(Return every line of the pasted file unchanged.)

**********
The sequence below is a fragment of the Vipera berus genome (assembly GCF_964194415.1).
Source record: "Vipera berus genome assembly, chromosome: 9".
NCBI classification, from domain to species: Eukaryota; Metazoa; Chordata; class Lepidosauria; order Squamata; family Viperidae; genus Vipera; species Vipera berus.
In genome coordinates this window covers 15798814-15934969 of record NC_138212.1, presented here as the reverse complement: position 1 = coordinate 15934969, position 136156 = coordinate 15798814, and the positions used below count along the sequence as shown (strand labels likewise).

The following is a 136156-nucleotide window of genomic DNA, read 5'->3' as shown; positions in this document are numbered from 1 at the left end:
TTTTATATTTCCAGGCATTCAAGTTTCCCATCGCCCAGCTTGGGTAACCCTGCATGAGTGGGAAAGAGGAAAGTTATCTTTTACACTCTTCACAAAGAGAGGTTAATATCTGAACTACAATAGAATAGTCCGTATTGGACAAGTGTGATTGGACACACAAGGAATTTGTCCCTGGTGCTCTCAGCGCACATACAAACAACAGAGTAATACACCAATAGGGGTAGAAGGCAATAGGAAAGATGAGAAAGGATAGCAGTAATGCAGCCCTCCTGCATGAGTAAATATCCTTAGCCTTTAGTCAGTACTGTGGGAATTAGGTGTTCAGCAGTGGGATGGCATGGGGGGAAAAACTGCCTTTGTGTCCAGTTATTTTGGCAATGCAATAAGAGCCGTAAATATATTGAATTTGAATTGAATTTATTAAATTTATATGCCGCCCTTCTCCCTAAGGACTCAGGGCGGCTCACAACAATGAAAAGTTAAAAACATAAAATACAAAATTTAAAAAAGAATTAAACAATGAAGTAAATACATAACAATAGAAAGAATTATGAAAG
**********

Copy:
The sequence below is a fragment of the Vipera berus genome (assembly GCF_964194415.1).
Source record: "Vipera berus genome assembly, chromosome: 9".
NCBI classification, from domain to species: Eukaryota; Metazoa; Chordata; class Lepidosauria; order Squamata; family Viperidae; genus Vipera; species Vipera berus.
In genome coordinates this window covers 15798814-15934969 of record NC_138212.1, presented here as the reverse complement: position 1 = coordinate 15934969, position 136156 = coordinate 15798814, and the positions used below count along the sequence as shown (strand labels likewise).

The following is a 136156-nucleotide window of genomic DNA, read 5'->3' as shown; positions in this document are numbered from 1 at the left end:
TTTTATATTTCCAGGCATTCAAGTTTCCCATCGCCCAGCTTGGGTAACCCTGCATGAGTGGGAAAGAGGAAAGTTATCTTTTACACTCTTCACAAAGAGAGGTTAATATCTGAACTACAATAGAATAGTCCGTATTGGACAAGTGTGATTGGACACACAAGGAATTTGTCCCTGGTGCTCTCAGCGCACATACAAACAACAGAGTAATACACCAATAGGGGTAGAAGGCAATAGGAAAGATGAGAAAGGATAGCAGTAATGCAGCCCTCCTGCATGAGTAAATATCCTTAGCCTTTAGTCAGTACTGTGGGAATTAGGTGTTCAGCAGTGGGATGGCATGGGGGGAAAAACTGCCTTTGTGTCCAGTTATTTTGGCAATGCAATAAGAGCCGTAAATATATTGAATTTGAATTGAATTTATTAAATTTATATGCCGCCCTTCTCCCTAAGGACTCAGGGCGGCTCACAACAATGAAAAGTTAAAAACATAAAATACAAAATTTAAAAAAGAATTAAACAATGAAGTAAATACATAACAATAGAAAGAATTATGAAAG